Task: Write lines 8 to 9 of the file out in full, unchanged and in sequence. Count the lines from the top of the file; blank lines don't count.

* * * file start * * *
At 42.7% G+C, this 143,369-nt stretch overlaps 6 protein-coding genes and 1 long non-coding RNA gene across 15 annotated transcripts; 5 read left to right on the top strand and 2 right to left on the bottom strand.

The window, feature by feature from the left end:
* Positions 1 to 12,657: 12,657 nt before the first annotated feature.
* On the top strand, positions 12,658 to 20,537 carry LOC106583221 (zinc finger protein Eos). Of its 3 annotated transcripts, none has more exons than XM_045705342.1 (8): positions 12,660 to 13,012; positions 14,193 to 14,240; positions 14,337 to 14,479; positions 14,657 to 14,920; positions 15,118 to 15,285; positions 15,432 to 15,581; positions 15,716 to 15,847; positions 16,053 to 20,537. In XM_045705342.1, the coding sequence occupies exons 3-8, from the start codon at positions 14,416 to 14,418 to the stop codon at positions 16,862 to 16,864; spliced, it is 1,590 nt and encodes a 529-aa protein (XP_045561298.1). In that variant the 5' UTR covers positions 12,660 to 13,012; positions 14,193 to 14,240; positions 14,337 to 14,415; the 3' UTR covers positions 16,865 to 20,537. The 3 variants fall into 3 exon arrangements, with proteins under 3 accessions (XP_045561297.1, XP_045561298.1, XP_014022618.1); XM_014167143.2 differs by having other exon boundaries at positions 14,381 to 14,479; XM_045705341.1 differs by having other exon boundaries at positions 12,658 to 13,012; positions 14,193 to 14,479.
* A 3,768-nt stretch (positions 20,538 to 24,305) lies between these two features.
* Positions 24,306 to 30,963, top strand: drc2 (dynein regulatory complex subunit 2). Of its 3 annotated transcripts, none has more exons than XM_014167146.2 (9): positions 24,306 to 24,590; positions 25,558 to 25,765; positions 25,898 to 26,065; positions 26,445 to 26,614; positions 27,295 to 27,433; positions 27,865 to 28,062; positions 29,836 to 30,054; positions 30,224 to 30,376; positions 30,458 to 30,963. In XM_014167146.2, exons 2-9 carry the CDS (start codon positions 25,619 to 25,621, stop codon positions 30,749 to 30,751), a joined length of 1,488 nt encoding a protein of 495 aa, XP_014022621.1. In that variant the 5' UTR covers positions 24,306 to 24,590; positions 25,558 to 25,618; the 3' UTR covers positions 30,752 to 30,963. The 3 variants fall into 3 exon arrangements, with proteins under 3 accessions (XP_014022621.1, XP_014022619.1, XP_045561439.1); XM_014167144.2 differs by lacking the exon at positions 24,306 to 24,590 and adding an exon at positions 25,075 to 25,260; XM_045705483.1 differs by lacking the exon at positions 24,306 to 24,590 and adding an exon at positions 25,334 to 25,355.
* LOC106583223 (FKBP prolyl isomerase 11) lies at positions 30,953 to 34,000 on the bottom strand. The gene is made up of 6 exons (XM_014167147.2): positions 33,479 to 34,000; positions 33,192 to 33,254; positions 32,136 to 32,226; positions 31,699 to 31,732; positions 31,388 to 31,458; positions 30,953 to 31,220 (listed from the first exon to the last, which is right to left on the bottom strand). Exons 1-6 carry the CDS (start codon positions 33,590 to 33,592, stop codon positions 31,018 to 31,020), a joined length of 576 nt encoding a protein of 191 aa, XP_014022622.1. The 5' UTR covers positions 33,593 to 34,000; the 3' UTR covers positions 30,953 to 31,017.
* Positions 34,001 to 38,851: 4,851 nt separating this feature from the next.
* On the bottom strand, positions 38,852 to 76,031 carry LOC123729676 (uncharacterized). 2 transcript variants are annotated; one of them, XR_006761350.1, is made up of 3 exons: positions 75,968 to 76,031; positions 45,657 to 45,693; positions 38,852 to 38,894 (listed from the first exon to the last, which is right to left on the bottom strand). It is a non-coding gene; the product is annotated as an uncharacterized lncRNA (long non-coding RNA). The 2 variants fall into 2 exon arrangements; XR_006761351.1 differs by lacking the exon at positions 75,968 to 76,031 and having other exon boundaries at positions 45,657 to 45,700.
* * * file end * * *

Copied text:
* Positions 34,001 to 38,851: 4,851 nt separating this feature from the next.
* On the bottom strand, positions 38,852 to 76,031 carry LOC123729676 (uncharacterized). 2 transcript variants are annotated; one of them, XR_006761350.1, is made up of 3 exons: positions 75,968 to 76,031; positions 45,657 to 45,693; positions 38,852 to 38,894 (listed from the first exon to the last, which is right to left on the bottom strand). It is a non-coding gene; the product is annotated as an uncharacterized lncRNA (long non-coding RNA). The 2 variants fall into 2 exon arrangements; XR_006761351.1 differs by lacking the exon at positions 75,968 to 76,031 and having other exon boundaries at positions 45,657 to 45,700.